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converts sparse matrix into adjacency form

### Syntax

`[xadj,iadj,v]=sp2adj(A)`

### Arguments

A

m-by-n real or complex sparse matrix (with nz non-zero entries)

a (n+1)-by-1 matrix of floating point integers, pointers to the starting index in iadj and v for each column. For `j=1:n`, the floating point integer `xadj(j+1)-xadj(j)` is the number of non zero entries in column j.

a nz-by-1 matrix of floating point integers, the row indices for the nonzeros. For `j=1:n`, for `k = xadj(j):xadj(j+1)-1`, the floating point integer `i = iadj(k)` is the row index of the nonzero entry #k.

v

a nz-by-1 matrix of floating point integers, the non-zero entries of A. For `j=1:n`, for `k = xadj(j):xadj(j+1)-1`, the floating point integer `Aij = v(k)` is the value of the nonzero entry #k.

### Description

sp2adj converts a sparse matrix into its adjacency format. The values in the adjacency format are stored column-by-column. This is why this format is sometimes called "Compressed sparse column" or CSC.

### Examples

In the following example, we create a full matrix, which entries goes from 1 to 10. Then we convert it into a sparse matrix, which removes the zeros. Finally, we compute the adjacency representation of this matrix. The matrix v contains only the nonzero entries of A.

```A = [
0 0 4 0 9
0 0 5 0 0
1 3 0 7 0
0 0 6 0 10
2 0 0 8 0
];
B=sparse(A);
expected_xadj = [1 3 4 7 9 11]';
expected_adjncy = [3 5 3 1 2 4 3 5 1 4]';
expected_anz = [1 2 3 4 5 6 7 8 9 10]';
and(expected_anz == v) // Should be %t
// j is the column index
for j = 1 : size(xadj,"*")-1
mprintf("Column #%d:\n",j)
mprintf("  Rows  = %s:\n",sci2exp(irows))
mprintf("  Values= %s:\n",sci2exp(vcolj))
end```

The previous script produces the following output.

```Column #1:
Rows  = [3;5]:
Values= [1;2]:
Column #2:
Rows  = 3:
Values= 3:
Column #3:
Rows  = [1;2;4]:
Values= [4;5;6]:
Column #4:
Rows  = [3;5]:
Values= [7;8]:
Column #5:
Rows  = [1;4]:
Values= [9;10]:```

Let us consider the column #1. The equality xadj(2)-xadj(1)=2 indicates that there are two nonzeros in the column #1. The row indices are stored in iadj, which tells us that the nonzero entries in column #1 are at rows #3 and #5. The v matrix tells us the actual entries are equal to 1 and 2.

In the following example, we browse the nonzero entries of a sparse matrix by looping on the adjacency structure.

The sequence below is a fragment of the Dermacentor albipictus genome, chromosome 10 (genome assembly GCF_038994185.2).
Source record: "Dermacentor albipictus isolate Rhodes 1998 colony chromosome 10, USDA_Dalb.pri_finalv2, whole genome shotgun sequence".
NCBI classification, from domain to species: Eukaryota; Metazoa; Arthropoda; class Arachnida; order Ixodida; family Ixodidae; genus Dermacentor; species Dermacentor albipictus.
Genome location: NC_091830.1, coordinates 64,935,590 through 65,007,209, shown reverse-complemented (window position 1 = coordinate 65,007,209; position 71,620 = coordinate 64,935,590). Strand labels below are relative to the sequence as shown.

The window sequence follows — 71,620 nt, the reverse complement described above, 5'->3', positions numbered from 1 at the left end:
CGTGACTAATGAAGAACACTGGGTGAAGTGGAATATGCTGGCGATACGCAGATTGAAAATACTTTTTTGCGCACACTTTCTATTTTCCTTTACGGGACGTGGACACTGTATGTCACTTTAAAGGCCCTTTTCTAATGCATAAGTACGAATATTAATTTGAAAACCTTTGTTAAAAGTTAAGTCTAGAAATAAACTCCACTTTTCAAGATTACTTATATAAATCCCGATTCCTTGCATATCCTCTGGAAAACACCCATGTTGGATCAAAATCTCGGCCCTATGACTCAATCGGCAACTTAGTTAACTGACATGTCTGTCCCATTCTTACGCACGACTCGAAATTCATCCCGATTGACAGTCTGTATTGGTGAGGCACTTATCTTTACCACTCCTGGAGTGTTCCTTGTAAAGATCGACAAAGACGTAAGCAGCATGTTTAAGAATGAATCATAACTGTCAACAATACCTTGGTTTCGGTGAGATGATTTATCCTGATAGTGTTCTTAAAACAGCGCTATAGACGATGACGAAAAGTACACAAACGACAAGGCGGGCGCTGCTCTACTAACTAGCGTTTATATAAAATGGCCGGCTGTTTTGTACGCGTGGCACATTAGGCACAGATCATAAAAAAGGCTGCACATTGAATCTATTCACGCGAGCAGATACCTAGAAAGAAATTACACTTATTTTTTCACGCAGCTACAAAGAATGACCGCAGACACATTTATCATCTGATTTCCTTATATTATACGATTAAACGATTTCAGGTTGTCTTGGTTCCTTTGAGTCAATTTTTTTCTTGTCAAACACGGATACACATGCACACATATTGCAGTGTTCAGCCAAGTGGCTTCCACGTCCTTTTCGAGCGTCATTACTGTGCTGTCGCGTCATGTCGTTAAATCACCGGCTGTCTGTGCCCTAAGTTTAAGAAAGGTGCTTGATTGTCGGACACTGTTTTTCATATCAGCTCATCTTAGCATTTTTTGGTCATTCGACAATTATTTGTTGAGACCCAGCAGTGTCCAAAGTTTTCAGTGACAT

```A = [
0 0 0 0 0 6 0 0 0 0
3 0 5 0 0 0 0 5 0 0
0 0 0 3 0 0 0 0 0 0
0 0 0 0 0 0 0 0 0 0
0 7 0 0 0 0 0 0 0 0
0 0 0 0 0 0 0 0 0 3
0 0 0 0 0 0 0 0 2 0
];
B=sparse(A);
expected_xadj = [1 2 3 4 5 5 6 6 7 8 9]';
expected_adjncy = [2 5 2 3 1 2 7 6]';
expected_anz = [3 7 5 3 6 5 2 3]';
and(expected_anz == v) // Should be %t```

In the following example, we check that the sp2adj and adj2sp functions are inverse.

```// Templates for the Solution of Algebraic Eigenvalue Problems: a Practical Guide
// Edited by Zhaojun Bai, James Demmel, Jack Dongarra, Axel Ruhe, and Henk van der Vorst
// "Sparse Matrix Storage Formats", J. Dongarra
// http://web.eecs.utk.edu/~dongarra/etemplates/book.html

A = [
10 0 0 0 -2 0
3 9 0 0 0 3
0 7 8 7 0 0
3 0 8 7 5 0
0 8 0 9 9 13
0 4 0 0 2 -1
];
A = sparse(A)

// To get the Compressed Sparse Column (CSC) :
// To convert back to sparse:
// Check the conversion
AAsp - A

// To get the Compressed Sparse Row (CSR) :
// To convert back to sparse:
// Check the conversion
AAsp - A```

• sparse — sparse matrix definition
• spcompack — converts a compressed adjacency representation
• spget — retrieves entries of sparse matrix

### References

"Implementation of Lipsol in Scilab", Hector E. Rubio Scola, INRIA, Decembre 1997, Rapport Technique No 0215

"Solving Large Linear Optimization Problems with Scilab : Application to Multicommodity Problems", Hector E. Rubio Scola, Janvier 1999, Rapport Technique No 0227

"Toolbox Scilab : Detection signal design for failure detection and isolation for linear dynamic systems User's Guide", Hector E. Rubio Scola, 2000, Rapport Technique No 0241

"Computer Solution of Large Sparse Positive Definite Systems", A. George, Prentice-Hall, Inc. Englewood Cliffs, New Jersey, 1981.